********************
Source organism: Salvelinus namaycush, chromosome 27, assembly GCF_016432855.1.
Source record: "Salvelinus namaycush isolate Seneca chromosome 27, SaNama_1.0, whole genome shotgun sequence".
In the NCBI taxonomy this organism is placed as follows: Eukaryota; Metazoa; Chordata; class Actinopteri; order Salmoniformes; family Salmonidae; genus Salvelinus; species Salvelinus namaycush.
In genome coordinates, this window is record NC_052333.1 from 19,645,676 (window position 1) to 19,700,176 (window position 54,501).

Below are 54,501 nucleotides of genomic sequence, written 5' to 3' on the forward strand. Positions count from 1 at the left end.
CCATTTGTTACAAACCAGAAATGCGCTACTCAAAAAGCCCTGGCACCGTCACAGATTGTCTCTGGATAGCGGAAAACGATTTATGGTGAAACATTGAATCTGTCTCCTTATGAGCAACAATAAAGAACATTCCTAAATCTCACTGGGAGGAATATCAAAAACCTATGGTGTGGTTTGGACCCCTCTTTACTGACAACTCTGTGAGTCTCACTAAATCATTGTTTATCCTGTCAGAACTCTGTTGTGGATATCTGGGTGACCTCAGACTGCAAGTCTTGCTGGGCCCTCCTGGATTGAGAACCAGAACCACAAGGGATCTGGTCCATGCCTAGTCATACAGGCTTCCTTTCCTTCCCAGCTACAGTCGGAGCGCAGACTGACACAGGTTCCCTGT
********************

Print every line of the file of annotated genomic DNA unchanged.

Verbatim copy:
Source organism: Salvelinus namaycush, chromosome 27, assembly GCF_016432855.1.
Source record: "Salvelinus namaycush isolate Seneca chromosome 27, SaNama_1.0, whole genome shotgun sequence".
In the NCBI taxonomy this organism is placed as follows: Eukaryota; Metazoa; Chordata; class Actinopteri; order Salmoniformes; family Salmonidae; genus Salvelinus; species Salvelinus namaycush.
In genome coordinates, this window is record NC_052333.1 from 19,645,676 (window position 1) to 19,700,176 (window position 54,501).

Below are 54,501 nucleotides of genomic sequence, written 5' to 3' on the forward strand. Positions count from 1 at the left end.
CCATTTGTTACAAACCAGAAATGCGCTACTCAAAAAGCCCTGGCACCGTCACAGATTGTCTCTGGATAGCGGAAAACGATTTATGGTGAAACATTGAATCTGTCTCCTTATGAGCAACAATAAAGAACATTCCTAAATCTCACTGGGAGGAATATCAAAAACCTATGGTGTGGTTTGGACCCCTCTTTACTGACAACTCTGTGAGTCTCACTAAATCATTGTTTATCCTGTCAGAACTCTGTTGTGGATATCTGGGTGACCTCAGACTGCAAGTCTTGCTGGGCCCTCCTGGATTGAGAACCAGAACCACAAGGGATCTGGTCCATGCCTAGTCATACAGGCTTCCTTTCCTTCCCAGCTACAGTCGGAGCGCAGACTGACACAGGTTCCCTGT